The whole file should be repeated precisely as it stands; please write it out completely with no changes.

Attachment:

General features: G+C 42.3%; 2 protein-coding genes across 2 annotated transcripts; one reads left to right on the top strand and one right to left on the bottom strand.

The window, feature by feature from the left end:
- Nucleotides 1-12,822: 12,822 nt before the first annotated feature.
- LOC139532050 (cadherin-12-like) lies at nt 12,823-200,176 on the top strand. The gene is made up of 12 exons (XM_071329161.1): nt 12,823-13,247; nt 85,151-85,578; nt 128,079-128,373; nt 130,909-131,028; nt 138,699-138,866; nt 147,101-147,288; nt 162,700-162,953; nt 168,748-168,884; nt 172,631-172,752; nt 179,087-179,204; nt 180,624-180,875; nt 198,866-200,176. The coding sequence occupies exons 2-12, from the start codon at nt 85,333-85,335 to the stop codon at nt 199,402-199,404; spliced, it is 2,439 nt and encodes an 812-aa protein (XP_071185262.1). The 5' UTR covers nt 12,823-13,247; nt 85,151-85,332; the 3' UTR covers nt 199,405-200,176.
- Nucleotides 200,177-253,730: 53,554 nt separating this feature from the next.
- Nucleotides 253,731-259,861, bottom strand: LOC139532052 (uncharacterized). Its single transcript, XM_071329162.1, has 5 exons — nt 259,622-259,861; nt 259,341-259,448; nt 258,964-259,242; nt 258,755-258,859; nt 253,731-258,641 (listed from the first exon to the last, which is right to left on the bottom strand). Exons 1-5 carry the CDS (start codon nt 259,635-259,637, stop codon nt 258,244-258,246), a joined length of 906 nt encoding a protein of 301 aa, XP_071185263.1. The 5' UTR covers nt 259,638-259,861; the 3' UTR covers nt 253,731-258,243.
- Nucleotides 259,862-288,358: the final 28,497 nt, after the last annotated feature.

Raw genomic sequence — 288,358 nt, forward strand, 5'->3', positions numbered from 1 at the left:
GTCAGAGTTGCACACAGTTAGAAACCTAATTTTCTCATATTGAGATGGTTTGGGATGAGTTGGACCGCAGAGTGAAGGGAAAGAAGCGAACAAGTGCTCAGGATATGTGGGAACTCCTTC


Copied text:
General features: G+C 42.3%; 2 protein-coding genes across 2 annotated transcripts; one reads left to right on the top strand and one right to left on the bottom strand.

The window, feature by feature from the left end:
- Nucleotides 1-12,822: 12,822 nt before the first annotated feature.
- LOC139532050 (cadherin-12-like) lies at nt 12,823-200,176 on the top strand. The gene is made up of 12 exons (XM_071329161.1): nt 12,823-13,247; nt 85,151-85,578; nt 128,079-128,373; nt 130,909-131,028; nt 138,699-138,866; nt 147,101-147,288; nt 162,700-162,953; nt 168,748-168,884; nt 172,631-172,752; nt 179,087-179,204; nt 180,624-180,875; nt 198,866-200,176. The coding sequence occupies exons 2-12, from the start codon at nt 85,333-85,335 to the stop codon at nt 199,402-199,404; spliced, it is 2,439 nt and encodes an 812-aa protein (XP_071185262.1). The 5' UTR covers nt 12,823-13,247; nt 85,151-85,332; the 3' UTR covers nt 199,405-200,176.
- Nucleotides 200,177-253,730: 53,554 nt separating this feature from the next.
- Nucleotides 253,731-259,861, bottom strand: LOC139532052 (uncharacterized). Its single transcript, XM_071329162.1, has 5 exons — nt 259,622-259,861; nt 259,341-259,448; nt 258,964-259,242; nt 258,755-258,859; nt 253,731-258,641 (listed from the first exon to the last, which is right to left on the bottom strand). Exons 1-5 carry the CDS (start codon nt 259,635-259,637, stop codon nt 258,244-258,246), a joined length of 906 nt encoding a protein of 301 aa, XP_071185263.1. The 5' UTR covers nt 259,638-259,861; the 3' UTR covers nt 253,731-258,243.
- Nucleotides 259,862-288,358: the final 28,497 nt, after the last annotated feature.

Raw genomic sequence — 288,358 nt, forward strand, 5'->3', positions numbered from 1 at the left:
GTCAGAGTTGCACACAGTTAGAAACCTAATTTTCTCATATTGAGATGGTTTGGGATGAGTTGGACCGCAGAGTGAAGGGAAAGAAGCGAACAAGTGCTCAGGATATGTGGGAACTCCTTC